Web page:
Can Good Lead to Evil?


Can Good lead to Evil?

The question: “how to define an action as being “good” or” evil ?” - was of foremost importance for the British Legal System in the 1600s, .  In order to ‘establish a judgment of guilt’, judges needed a criterion to build upon an evaluation of the action under observation. In this mindset, the principle of Mens Rea (on establishing guilt) was formulated.  

Judges viewed ‘action” as possessing physical as well as mental aspects.  Together with the physical aspect of action, the mental nature (of inner motivation behind the action) has to be considered, and this means that regarding an action as being evil (or guilt- based) was conditioned by having a proof of the intentionality to do harm.

A legal dictionary defines Mens Rea as the existence of

the element of …, wrongful purpose; a criminal intent”. (1)

From defining evil to defining good:  

This simple and meaningful criterion - on how to judge an action as “evil” through the intention to do harm - becomes also useful for us to aid in the definition of action as being “good”.  

Based on logical negation to the statement “evil is the intent to do harm” – we get: “good is the intent to remove harm”.  Everyone understands this. We call someone like a doctor, a nurse, or a medicine – as being “good”, because their action is based on removing harmful experience or suffering.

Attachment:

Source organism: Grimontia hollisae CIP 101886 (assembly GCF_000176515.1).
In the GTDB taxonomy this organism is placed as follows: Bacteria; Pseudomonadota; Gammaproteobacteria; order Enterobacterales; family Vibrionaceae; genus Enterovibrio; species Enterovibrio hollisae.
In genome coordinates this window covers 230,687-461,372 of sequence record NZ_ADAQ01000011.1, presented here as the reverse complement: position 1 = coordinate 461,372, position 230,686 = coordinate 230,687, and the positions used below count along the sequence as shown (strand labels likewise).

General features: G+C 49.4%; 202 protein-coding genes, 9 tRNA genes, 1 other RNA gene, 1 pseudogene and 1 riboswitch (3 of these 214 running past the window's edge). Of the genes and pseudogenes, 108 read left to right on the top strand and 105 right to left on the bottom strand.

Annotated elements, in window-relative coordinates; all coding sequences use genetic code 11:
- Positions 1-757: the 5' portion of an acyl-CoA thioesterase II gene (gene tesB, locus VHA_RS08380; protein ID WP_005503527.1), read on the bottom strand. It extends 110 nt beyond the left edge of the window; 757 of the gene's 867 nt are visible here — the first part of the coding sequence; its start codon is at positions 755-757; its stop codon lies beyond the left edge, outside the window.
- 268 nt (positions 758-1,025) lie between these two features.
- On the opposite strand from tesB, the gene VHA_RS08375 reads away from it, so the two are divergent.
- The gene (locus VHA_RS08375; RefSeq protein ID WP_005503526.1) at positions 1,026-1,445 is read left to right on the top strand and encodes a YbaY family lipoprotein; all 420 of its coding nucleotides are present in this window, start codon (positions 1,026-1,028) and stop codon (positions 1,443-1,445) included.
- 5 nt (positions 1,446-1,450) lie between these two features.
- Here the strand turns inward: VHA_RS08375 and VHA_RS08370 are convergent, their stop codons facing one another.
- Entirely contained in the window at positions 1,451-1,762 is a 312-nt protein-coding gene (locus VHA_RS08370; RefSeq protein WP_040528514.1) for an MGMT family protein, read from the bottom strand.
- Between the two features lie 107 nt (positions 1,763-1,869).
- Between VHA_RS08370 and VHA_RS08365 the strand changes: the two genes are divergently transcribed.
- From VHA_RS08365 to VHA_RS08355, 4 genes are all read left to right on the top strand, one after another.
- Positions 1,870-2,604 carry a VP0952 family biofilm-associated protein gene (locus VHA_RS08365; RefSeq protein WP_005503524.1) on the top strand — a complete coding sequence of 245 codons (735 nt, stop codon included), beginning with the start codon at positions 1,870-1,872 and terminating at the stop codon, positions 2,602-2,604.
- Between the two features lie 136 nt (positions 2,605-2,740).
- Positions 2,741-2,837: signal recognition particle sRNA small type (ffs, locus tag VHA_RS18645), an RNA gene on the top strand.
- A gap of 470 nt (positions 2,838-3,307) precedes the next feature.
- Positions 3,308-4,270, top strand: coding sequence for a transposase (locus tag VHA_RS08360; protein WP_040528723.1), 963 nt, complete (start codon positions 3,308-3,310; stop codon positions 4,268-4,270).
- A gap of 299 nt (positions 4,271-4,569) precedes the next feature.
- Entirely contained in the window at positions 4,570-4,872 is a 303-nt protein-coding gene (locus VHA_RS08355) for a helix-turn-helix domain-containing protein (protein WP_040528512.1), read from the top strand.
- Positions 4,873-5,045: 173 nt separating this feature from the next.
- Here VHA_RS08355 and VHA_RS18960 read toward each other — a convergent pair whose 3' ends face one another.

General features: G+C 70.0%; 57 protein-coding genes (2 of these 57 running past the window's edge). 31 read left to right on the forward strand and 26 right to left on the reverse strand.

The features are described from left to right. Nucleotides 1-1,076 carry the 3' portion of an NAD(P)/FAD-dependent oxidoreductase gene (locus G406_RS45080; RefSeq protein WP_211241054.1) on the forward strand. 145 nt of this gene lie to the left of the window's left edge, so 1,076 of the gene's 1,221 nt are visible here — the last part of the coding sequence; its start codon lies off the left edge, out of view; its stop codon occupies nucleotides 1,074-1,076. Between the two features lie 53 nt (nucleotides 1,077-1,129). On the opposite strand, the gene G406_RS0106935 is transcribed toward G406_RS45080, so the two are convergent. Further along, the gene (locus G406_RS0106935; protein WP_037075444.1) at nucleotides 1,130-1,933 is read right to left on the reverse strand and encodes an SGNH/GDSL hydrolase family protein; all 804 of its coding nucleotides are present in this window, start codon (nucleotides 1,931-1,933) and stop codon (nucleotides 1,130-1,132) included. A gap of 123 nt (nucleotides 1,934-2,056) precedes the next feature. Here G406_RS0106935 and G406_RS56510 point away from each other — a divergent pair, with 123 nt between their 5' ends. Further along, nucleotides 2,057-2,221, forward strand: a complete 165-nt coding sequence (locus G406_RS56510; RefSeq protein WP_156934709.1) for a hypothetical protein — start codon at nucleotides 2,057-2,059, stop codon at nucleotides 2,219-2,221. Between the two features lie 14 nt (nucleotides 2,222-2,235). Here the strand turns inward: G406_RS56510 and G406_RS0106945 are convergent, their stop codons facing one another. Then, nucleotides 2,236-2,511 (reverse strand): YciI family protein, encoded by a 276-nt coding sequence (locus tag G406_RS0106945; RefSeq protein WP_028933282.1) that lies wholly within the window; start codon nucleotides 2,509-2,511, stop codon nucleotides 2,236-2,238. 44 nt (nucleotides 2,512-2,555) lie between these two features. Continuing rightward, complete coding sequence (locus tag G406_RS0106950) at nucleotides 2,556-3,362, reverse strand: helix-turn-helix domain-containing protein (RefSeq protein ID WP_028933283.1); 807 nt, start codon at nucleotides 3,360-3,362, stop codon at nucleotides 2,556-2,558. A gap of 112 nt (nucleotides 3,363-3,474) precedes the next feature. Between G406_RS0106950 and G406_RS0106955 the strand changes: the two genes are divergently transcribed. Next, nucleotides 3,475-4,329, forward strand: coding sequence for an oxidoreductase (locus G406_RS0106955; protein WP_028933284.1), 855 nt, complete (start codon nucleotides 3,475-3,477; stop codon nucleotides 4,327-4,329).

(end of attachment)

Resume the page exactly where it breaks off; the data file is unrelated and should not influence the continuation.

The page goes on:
It is just puzzling why Western philosophers did not match in their views about good and evil - the insight offered by the legal authorities of that time:

The concept of Good in Western philosophy

Each person agrees with the judges of the 17th century about their definition of “evil” as “intention to harm”.  That was about a century before the birth of Emmanuel Kant (1724-1804), who influenced the Western philosophy with his concept of goodness.

It seems that Philosophy should have left the definition of “good” and “evil” to the Legal System, which was clear and straightforward.  Western philosophy - on the other hand - offered rather a cloud of ambiguity regarding a definition of “what is good” - as the three following examples inform us:

Definition 1;

In his book Principia Ethica, philosopher G.E. Moore (1873 – 1954) offers the following answer:

“If I am asked ‘what is good?’ – my answer is that good is good, and that is the end of the matter. Or if I am asked, ‘How is good to be defined?’ – my answer is that it cannot be defined, and that’s all I have to say about it.” (2)

Definition 2;

In his book Belief in God, T. J. Mawson, Tutor in Philosophy at St. Peters Collage, University of Oxford, gives the following definition: